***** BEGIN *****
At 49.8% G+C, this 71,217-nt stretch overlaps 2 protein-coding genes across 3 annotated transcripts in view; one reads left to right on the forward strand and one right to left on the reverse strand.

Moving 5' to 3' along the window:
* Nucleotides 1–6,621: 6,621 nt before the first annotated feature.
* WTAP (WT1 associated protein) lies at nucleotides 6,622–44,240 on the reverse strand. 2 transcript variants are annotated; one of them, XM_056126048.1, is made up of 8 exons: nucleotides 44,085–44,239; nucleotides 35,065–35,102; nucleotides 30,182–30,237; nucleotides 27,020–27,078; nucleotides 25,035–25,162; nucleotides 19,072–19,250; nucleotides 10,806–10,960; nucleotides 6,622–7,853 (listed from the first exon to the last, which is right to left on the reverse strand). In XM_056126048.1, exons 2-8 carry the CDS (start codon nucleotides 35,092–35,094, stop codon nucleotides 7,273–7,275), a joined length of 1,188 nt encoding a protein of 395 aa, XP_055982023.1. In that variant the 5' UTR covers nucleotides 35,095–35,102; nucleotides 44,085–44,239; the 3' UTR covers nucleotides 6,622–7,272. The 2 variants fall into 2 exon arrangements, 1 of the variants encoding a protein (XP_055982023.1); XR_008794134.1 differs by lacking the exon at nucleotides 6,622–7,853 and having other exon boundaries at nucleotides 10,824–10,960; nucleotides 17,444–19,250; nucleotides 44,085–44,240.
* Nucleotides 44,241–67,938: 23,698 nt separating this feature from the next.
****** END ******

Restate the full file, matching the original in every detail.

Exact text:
At 49.8% G+C, this 71,217-nt stretch overlaps 2 protein-coding genes across 3 annotated transcripts in view; one reads left to right on the forward strand and one right to left on the reverse strand.

Moving 5' to 3' along the window:
* Nucleotides 1–6,621: 6,621 nt before the first annotated feature.
* WTAP (WT1 associated protein) lies at nucleotides 6,622–44,240 on the reverse strand. 2 transcript variants are annotated; one of them, XM_056126048.1, is made up of 8 exons: nucleotides 44,085–44,239; nucleotides 35,065–35,102; nucleotides 30,182–30,237; nucleotides 27,020–27,078; nucleotides 25,035–25,162; nucleotides 19,072–19,250; nucleotides 10,806–10,960; nucleotides 6,622–7,853 (listed from the first exon to the last, which is right to left on the reverse strand). In XM_056126048.1, exons 2-8 carry the CDS (start codon nucleotides 35,092–35,094, stop codon nucleotides 7,273–7,275), a joined length of 1,188 nt encoding a protein of 395 aa, XP_055982023.1. In that variant the 5' UTR covers nucleotides 35,095–35,102; nucleotides 44,085–44,239; the 3' UTR covers nucleotides 6,622–7,272. The 2 variants fall into 2 exon arrangements, 1 of the variants encoding a protein (XP_055982023.1); XR_008794134.1 differs by lacking the exon at nucleotides 6,622–7,853 and having other exon boundaries at nucleotides 10,824–10,960; nucleotides 17,444–19,250; nucleotides 44,085–44,240.
* Nucleotides 44,241–67,938: 23,698 nt separating this feature from the next.